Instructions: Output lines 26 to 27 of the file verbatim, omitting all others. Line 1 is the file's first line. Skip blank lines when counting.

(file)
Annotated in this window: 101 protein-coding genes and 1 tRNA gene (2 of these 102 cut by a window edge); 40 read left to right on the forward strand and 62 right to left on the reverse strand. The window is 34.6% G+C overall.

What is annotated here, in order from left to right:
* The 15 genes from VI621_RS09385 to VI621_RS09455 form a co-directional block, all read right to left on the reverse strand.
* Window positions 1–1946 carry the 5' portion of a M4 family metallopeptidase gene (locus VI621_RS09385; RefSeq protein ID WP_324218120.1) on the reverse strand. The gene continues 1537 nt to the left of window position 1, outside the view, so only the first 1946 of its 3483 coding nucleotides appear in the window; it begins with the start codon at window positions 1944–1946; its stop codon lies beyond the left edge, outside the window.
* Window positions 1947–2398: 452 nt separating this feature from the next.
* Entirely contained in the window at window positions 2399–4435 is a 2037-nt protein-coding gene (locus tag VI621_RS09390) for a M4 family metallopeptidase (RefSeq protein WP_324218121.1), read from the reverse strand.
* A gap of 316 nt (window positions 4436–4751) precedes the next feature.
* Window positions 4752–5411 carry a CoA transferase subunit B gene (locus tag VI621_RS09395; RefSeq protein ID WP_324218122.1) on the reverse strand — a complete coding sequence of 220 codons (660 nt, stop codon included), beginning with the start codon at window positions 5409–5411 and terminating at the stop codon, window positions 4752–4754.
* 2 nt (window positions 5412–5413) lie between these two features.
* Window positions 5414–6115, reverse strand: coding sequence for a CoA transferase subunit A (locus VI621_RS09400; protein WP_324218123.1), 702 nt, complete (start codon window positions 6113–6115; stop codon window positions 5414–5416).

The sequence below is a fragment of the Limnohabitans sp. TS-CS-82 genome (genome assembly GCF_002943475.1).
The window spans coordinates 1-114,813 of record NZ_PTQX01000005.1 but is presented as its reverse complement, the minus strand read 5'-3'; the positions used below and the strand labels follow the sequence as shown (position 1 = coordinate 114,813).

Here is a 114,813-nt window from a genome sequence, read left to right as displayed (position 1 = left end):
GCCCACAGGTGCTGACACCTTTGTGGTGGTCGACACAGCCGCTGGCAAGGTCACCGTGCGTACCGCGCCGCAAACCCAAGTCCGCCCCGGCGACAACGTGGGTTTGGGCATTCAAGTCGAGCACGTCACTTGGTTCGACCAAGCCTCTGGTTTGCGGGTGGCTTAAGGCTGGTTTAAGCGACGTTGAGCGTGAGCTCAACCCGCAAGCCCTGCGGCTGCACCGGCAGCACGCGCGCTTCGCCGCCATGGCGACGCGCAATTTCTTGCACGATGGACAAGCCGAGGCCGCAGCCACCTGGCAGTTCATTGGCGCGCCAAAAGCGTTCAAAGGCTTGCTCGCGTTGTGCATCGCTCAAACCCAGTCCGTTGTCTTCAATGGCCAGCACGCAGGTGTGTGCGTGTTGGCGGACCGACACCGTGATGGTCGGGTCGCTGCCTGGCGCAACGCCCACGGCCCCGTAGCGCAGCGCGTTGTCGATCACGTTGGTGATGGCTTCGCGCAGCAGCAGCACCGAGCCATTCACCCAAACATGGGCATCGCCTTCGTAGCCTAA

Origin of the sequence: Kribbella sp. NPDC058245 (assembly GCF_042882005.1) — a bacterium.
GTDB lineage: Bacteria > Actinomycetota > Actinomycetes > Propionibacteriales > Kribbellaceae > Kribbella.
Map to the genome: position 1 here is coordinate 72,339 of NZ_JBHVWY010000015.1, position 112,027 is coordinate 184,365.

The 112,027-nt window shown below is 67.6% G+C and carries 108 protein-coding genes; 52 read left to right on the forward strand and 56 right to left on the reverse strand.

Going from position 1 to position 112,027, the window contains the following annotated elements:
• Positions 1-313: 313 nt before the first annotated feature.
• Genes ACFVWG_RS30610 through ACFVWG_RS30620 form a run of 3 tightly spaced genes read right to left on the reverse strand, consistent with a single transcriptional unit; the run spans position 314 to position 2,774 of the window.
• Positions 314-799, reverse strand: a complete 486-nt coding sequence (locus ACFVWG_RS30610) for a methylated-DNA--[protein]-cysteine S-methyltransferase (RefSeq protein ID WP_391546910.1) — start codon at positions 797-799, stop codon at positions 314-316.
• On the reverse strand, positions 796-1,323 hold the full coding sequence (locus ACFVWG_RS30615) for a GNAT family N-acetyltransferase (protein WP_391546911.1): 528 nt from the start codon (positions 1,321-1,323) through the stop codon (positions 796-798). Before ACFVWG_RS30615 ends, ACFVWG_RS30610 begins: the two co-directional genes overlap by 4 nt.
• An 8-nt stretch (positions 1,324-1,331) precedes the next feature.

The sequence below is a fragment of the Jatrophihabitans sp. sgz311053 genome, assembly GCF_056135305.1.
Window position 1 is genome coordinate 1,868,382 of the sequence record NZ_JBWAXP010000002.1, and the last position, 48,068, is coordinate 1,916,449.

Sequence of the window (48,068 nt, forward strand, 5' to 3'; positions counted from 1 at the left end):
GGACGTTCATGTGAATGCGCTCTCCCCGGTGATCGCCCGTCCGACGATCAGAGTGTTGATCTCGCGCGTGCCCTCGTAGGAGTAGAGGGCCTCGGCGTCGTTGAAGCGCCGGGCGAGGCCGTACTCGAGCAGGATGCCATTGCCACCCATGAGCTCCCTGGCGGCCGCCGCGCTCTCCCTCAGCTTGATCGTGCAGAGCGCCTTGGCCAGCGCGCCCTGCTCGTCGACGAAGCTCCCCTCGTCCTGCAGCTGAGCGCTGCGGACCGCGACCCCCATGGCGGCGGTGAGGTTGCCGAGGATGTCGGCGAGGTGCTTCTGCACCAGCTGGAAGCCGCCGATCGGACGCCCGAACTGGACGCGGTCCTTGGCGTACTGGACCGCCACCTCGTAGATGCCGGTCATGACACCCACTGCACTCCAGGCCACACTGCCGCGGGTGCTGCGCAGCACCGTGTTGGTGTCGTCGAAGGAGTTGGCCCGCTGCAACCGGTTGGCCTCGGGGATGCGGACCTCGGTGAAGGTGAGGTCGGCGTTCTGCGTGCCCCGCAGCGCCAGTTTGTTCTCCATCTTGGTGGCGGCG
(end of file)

Window position 1 is genome coordinate 1,868,382 of the sequence record NZ_JBWAXP010000002.1, and the last position, 48,068, is coordinate 1,916,449.

Sequence of the window (48,068 nt, forward strand, 5' to 3'; positions counted from 1 at the left end):